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We Are Lady Parts: Why You Need to Watch C4's New Series

We Are Lady Parts Is Subversive, Hilarious, and a Must Watch For Women Everywhere

L-R - Lucie Shorthouse (Momtaz), Faith Omole (Bisma), Anjana Vasan (Amina), Juliette Motamed (Ayesha),  Sarah Impey (Saira)

We Are Lady Parts is Channel 4's new comedy series by screenwriter Nida Manzoor. It follows the story of five young Muslim women, played by a cast of rising British talent, as they navigate their musical careers, familial pressures, and their relationship with their religion. Episode one airs this week, and within mere moments of watching it, we're already convinced that it's the funniest, most relatable (to young women of colour, that is) series to land on Channel 4 in quite some time.

The show itself came about as a result of Manzoor being constantly commissioned to write about traumatic experiences such as honour killings and forced marriages, not reflective of her own experiences or the experiences of the Muslim women that she knew. The series begins with a humorous insight into the process of arranged marriage, whereby Amina Hussein (played by Anjana Vasan) is sat in front of a potential suitor and his parents, quite obviously not making a good impression. Just a few minutes into episode one, and the show's subversive nature becomes crystal clear. Despite the fact that it explores these elements of cultural tradition, it does so in a way that makes them funny, realistic, and endearing as opposed to stereotypical and outdated. Vasan, in a roundtable interview with the cast and writer, said that "for Black and brown women to be able to be completely silly and be really, really funny on screen actually feels magical in itself because there's a counterpoint to all the narratives that are about misery and oppression."

As well as exploring cultural norms, the show doesn't shy away from exploring the more taboo topics like sexuality, desire, and nontraditional relationships. For Manzoor, acknowledging that narrative was hugely important, both in writing the series and in writing the characters themselves. In the same roundtable interview, she said that "I really wanted to stay truthful to what I wanted to say, but then also bring in the reality of the world and how — as Black and brown women, and as Muslim women — sometimes just speaking your truth doesn't always go down well with everyone. For me, it was just exciting to challenge [the characters] as well, and to see them falter and see them fall because that's awesome and that's human and that felt really truthful to the experience of creating art from a particular background."

"For Black and brown women to be able to be completely silly and be really, really funny on screen actually feels magical in itself because there's a counterpoint to all the narratives that are about misery and oppression."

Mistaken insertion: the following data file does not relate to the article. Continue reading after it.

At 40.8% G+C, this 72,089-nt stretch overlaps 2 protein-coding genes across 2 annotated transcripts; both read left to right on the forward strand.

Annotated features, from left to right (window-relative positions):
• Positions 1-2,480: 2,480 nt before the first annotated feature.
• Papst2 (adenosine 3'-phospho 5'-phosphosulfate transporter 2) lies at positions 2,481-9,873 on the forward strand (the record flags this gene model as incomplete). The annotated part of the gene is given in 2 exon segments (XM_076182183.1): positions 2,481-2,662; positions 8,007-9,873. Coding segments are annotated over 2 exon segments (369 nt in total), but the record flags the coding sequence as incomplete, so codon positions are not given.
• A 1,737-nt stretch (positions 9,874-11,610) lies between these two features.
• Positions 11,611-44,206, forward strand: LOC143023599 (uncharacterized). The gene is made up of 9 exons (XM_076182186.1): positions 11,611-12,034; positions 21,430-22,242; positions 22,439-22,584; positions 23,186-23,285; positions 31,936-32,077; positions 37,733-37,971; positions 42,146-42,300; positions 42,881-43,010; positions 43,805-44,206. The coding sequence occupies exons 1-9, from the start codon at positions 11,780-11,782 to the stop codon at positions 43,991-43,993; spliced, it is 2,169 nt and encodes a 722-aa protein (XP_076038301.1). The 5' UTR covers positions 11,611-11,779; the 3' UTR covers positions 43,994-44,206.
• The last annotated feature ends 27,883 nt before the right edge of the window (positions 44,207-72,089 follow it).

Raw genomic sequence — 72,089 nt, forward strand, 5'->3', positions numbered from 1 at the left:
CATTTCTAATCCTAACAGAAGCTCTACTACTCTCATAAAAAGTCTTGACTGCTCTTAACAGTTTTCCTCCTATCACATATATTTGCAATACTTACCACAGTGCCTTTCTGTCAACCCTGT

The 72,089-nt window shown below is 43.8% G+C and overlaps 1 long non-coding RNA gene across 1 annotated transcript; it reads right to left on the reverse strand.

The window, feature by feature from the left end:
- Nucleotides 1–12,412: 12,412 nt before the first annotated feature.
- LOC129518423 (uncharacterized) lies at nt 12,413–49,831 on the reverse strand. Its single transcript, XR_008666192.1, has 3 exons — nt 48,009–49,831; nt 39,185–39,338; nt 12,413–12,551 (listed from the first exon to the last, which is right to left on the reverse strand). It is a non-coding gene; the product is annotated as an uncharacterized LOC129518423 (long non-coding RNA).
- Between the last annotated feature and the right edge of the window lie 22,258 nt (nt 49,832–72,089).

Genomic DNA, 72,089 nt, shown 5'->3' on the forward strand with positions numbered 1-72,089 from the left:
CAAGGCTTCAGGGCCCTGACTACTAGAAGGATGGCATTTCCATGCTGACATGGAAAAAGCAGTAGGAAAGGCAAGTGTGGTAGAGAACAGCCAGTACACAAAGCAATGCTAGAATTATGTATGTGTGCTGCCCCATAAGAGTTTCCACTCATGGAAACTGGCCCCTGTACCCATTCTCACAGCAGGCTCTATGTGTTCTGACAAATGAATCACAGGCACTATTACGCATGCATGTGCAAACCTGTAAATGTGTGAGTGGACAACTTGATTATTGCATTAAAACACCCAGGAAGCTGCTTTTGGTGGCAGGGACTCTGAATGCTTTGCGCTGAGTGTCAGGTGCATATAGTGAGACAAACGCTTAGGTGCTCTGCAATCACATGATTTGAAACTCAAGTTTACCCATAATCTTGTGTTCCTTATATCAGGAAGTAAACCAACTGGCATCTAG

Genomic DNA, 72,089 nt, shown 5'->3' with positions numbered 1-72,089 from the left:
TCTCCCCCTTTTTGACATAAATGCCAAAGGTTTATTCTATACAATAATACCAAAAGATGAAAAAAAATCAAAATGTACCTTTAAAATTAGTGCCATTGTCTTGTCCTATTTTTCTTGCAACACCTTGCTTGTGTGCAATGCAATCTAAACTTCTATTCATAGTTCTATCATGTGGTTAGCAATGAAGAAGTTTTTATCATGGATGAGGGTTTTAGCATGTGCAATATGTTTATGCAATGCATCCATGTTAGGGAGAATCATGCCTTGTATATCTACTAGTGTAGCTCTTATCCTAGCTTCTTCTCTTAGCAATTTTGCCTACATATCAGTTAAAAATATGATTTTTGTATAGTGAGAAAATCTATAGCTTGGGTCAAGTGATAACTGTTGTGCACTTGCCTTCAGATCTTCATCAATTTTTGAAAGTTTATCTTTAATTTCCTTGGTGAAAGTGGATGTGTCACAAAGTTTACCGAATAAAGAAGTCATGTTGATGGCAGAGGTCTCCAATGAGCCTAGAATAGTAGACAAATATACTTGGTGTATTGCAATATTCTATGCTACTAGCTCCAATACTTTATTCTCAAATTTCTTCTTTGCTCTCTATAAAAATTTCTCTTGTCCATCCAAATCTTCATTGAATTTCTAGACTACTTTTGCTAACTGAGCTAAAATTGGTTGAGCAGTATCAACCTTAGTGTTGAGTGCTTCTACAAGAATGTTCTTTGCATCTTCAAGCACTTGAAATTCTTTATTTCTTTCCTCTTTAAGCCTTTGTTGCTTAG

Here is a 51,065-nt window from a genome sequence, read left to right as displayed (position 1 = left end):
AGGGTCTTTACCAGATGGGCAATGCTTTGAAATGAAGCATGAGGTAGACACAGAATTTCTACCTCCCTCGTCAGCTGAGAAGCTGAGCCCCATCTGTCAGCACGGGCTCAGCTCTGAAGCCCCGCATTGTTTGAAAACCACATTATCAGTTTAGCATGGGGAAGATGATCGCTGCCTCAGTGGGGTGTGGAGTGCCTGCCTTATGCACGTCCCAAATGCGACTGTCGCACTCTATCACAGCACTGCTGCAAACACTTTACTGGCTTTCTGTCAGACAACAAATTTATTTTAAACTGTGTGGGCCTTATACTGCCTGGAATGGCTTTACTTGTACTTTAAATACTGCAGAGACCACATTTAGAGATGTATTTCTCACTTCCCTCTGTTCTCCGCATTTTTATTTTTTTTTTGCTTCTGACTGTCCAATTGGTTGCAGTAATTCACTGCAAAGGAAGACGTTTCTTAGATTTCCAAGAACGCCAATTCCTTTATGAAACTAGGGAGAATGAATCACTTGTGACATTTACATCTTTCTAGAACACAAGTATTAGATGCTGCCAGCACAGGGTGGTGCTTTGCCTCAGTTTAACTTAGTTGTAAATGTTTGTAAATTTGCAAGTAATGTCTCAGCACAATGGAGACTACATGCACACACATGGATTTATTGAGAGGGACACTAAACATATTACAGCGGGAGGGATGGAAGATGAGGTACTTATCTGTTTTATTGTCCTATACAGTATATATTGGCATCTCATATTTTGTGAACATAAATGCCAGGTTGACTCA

The way We Are Lady Parts is filmed is inherently contemporary, too. It seems to take inspiration from a mix of old Bollywood films, comedies like Brief Encounter and Blur music videos, interspersed with comedic asides — and tonally, the series shifts from hilarious to serious pretty quickly. Manzoor said that the art of balancing truthfulness with comedy was "what was quite exciting, trying to navigate the tone of moving between comedy beats into dramatic beats in and out again. That was always something that was quite exciting, working out how to pivot from one tone to another." Vasan also added that "what's fantastic about the comedy that Nida has written, is that it's always based in something very real. So you can switch from something really mad and weird to something just deeply heartfelt."

Juliette Motamed (Ayesha)

With an original soundtrack that focuses on punk music, the music in the show also feels revolutionary, challenging the outdated perception of the types of music Black and brown people listen to. Vasan admitted that the range of music was part of the allure for her in joining the cast, revealing that "I think fundamentally what resonated with me beyond the fact that like Nida, I have a similar sort of obsession with folk and country music, was that I didn't think that a brown nerd playing that kind of music, that that part would exist for a person like me."

The original soundtrack was written predominantly by Manzoor and her siblings, and Manzoor told listeners that "one of the things that I was most excited to do was to just write with my brothers, my brother-in-law, and my sister. We've grown up writing and making music together, so this was something that was the most fun to do. We had a week in a studio in King's Cross with a bunch of instruments and a couple of ideas, and it was just really organic, the way that we developed them". During the interview, Juliette Motamed (who plays Ayesha) addressed some of the musical influences, citing Poly Styrene and X-Ray Spex as big inspirations. She said that "even though this is a fictionalised account of a punk band, I think it's so important that we're carrying on that lineage of punk music that has been so strong and so prevalent in the UK music history."

A second series has yet to be confirmed for the show, but given the multidimensional characters, positive representation of Muslim women, and soon-to-be iconic original soundtrack, we sincerely hope that this isn't the last we see of We Are Lady Parts.

We Are Lady Parts is available to watch on Channel 4 from 20 May.

Image Source: Channel 4
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